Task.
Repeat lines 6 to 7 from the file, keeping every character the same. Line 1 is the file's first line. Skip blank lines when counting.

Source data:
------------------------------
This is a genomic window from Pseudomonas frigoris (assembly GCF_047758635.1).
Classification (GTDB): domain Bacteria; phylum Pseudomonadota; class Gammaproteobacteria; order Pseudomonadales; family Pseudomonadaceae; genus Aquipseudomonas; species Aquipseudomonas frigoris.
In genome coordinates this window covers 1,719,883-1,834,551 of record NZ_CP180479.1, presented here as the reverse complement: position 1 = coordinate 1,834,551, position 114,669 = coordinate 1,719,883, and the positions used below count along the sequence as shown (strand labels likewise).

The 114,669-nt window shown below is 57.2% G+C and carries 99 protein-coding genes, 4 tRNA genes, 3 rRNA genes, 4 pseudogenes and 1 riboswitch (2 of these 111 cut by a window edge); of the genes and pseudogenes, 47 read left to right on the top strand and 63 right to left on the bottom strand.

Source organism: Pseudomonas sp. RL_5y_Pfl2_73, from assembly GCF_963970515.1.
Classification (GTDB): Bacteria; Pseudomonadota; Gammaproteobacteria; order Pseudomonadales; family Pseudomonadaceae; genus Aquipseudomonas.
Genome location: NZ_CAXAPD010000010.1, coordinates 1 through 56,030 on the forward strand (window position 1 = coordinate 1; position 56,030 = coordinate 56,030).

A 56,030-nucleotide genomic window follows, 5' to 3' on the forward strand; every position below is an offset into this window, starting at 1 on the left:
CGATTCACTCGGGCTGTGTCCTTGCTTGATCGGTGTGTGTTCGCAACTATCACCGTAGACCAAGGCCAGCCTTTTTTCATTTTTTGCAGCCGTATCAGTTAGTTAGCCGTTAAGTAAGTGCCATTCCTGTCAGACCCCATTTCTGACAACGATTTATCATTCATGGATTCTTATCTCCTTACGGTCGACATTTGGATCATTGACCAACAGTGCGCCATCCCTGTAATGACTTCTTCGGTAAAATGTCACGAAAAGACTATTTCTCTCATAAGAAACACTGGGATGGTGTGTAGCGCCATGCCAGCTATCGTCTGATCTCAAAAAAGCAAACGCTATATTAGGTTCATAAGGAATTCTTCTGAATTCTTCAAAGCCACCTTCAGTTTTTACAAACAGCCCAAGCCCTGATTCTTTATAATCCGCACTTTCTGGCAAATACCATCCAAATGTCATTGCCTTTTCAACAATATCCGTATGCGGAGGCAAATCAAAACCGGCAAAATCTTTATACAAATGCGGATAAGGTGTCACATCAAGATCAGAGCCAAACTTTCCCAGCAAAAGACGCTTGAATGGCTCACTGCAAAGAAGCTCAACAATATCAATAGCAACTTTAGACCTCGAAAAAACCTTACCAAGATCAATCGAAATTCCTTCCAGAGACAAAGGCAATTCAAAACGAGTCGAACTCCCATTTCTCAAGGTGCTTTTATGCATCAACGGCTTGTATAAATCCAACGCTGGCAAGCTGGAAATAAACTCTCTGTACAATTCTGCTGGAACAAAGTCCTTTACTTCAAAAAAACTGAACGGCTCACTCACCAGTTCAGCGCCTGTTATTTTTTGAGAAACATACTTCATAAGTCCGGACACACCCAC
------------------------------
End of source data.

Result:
Classification (GTDB): Bacteria; Pseudomonadota; Gammaproteobacteria; order Pseudomonadales; family Pseudomonadaceae; genus Aquipseudomonas.
Genome location: NZ_CAXAPD010000010.1, coordinates 1 through 56,030 on the forward strand (window position 1 = coordinate 1; position 56,030 = coordinate 56,030).